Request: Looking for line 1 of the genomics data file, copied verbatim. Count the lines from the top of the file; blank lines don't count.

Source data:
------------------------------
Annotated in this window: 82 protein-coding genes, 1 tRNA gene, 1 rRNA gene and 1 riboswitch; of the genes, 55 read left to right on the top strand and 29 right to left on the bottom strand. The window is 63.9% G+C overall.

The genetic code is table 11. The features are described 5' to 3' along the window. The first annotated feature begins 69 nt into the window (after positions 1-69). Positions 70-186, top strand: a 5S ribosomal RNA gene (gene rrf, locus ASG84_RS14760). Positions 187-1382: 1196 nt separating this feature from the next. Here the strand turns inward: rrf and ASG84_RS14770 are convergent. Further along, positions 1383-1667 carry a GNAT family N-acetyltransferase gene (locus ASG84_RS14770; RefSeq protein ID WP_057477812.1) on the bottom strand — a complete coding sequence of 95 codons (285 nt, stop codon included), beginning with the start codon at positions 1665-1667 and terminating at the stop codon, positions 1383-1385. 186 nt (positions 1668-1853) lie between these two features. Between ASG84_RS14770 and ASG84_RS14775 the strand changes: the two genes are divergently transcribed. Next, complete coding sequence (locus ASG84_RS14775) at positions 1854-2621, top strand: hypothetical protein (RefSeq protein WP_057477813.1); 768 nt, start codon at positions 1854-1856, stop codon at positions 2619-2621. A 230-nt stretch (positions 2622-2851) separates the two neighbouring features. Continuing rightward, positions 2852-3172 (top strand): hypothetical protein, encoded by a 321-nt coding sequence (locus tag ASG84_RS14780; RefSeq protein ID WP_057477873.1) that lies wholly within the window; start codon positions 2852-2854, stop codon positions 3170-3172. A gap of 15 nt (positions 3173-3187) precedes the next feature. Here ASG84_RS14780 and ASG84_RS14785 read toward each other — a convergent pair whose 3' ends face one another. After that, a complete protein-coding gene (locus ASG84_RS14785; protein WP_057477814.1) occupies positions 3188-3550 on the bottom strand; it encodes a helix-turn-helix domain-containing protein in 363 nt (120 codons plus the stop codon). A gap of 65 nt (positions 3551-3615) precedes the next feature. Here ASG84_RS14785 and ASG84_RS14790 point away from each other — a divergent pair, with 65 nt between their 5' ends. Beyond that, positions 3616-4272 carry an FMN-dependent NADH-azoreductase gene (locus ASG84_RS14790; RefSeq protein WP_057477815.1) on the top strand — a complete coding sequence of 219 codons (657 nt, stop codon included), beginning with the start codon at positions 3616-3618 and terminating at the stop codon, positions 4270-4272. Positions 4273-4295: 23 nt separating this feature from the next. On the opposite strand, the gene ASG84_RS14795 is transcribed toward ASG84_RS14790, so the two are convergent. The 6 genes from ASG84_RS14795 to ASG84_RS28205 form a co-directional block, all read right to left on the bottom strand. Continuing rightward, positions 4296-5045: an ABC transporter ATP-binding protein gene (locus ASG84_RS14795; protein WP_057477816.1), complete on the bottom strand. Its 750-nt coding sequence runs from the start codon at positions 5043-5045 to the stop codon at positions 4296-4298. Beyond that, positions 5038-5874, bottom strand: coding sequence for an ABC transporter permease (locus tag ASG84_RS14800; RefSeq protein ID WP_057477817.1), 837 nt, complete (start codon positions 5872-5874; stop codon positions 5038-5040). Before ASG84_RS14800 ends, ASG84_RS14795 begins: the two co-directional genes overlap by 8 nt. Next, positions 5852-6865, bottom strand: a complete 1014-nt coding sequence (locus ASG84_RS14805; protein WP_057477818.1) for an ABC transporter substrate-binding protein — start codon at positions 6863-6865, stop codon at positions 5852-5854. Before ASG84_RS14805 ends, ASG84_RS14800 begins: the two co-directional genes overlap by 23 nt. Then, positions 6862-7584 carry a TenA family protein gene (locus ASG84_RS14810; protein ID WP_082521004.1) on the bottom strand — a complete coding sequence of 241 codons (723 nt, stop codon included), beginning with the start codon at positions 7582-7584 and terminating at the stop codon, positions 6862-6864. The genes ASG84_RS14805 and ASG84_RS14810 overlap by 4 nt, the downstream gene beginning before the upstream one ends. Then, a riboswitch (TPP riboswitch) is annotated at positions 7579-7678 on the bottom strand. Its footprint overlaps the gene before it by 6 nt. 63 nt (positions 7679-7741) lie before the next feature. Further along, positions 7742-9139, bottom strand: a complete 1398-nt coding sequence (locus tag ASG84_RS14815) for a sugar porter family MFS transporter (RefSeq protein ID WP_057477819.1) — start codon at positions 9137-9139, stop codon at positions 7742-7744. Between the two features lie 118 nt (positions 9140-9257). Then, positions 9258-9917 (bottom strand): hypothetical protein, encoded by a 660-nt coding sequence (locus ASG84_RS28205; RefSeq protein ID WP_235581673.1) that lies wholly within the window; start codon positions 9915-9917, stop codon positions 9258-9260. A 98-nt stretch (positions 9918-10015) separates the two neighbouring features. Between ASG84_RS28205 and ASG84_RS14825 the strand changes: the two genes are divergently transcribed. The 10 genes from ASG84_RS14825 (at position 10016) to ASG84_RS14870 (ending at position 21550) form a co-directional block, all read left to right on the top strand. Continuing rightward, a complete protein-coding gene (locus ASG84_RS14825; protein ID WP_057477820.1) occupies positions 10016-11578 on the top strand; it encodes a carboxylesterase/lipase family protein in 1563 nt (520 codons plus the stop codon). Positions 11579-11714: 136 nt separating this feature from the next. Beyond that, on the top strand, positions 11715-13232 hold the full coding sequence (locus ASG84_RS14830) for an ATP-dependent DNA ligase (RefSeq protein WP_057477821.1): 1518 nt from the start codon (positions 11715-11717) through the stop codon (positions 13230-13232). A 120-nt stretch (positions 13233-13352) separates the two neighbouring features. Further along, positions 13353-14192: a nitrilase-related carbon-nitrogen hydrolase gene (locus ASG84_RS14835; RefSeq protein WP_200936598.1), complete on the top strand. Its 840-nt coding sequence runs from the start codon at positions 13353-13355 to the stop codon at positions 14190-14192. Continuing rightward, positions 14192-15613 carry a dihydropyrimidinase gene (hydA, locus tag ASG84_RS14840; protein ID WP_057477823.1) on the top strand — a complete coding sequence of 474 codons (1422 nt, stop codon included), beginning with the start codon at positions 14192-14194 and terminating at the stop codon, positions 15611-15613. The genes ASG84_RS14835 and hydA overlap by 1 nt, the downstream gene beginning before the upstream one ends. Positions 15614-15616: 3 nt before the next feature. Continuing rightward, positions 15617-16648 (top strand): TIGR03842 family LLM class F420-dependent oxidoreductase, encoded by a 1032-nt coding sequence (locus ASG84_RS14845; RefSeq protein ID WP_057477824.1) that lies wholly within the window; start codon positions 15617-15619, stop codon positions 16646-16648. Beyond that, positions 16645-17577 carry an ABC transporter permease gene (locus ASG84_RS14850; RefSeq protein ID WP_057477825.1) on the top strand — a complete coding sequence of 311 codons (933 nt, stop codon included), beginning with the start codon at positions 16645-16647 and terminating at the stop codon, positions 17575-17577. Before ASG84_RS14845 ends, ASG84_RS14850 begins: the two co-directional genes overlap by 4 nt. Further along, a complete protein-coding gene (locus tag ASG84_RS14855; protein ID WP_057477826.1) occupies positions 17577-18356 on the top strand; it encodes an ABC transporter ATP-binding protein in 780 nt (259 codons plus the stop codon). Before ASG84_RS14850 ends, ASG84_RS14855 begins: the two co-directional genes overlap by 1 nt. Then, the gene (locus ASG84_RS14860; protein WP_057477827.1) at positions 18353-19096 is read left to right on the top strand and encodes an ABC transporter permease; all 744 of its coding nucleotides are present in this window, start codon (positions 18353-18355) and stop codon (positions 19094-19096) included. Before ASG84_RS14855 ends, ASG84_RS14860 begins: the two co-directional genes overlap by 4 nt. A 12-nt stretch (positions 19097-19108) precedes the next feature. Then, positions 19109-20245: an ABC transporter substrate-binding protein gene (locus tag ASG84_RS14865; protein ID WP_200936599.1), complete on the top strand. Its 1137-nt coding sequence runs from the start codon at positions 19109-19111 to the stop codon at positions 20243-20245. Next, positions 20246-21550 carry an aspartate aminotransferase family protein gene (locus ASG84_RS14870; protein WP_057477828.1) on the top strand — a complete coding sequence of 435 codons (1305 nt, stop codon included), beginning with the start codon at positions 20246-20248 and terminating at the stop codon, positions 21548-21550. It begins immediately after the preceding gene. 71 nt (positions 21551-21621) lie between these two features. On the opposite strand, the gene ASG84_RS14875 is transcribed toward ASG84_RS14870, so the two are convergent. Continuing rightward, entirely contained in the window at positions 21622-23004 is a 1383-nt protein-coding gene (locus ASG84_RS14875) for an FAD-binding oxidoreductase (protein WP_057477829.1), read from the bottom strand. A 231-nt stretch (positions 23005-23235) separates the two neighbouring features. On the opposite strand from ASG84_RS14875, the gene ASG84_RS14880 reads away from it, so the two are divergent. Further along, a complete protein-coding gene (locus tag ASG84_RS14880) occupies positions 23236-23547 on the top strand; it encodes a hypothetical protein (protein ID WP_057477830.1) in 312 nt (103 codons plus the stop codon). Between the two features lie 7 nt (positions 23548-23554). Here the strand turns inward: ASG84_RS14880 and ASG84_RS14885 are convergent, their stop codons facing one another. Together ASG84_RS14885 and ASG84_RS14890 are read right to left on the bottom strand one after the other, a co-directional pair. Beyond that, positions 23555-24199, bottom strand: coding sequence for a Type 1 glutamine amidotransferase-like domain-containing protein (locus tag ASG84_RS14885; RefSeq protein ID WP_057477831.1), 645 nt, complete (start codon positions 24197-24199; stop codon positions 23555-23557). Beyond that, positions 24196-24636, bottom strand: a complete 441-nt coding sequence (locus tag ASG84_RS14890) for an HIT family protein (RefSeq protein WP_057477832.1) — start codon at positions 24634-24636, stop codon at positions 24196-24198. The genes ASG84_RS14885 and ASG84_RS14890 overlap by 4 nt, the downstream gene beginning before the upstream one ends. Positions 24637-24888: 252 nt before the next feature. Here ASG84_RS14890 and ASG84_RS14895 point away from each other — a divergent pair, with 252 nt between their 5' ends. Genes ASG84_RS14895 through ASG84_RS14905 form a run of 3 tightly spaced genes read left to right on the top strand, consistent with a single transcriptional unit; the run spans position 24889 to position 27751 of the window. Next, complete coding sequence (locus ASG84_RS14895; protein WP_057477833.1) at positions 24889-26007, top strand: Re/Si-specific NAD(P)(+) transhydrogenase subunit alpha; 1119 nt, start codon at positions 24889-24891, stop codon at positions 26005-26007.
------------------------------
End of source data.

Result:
Annotated in this window: 82 protein-coding genes, 1 tRNA gene, 1 rRNA gene and 1 riboswitch; of the genes, 55 read left to right on the top strand and 29 right to left on the bottom strand. The window is 63.9% G+C overall.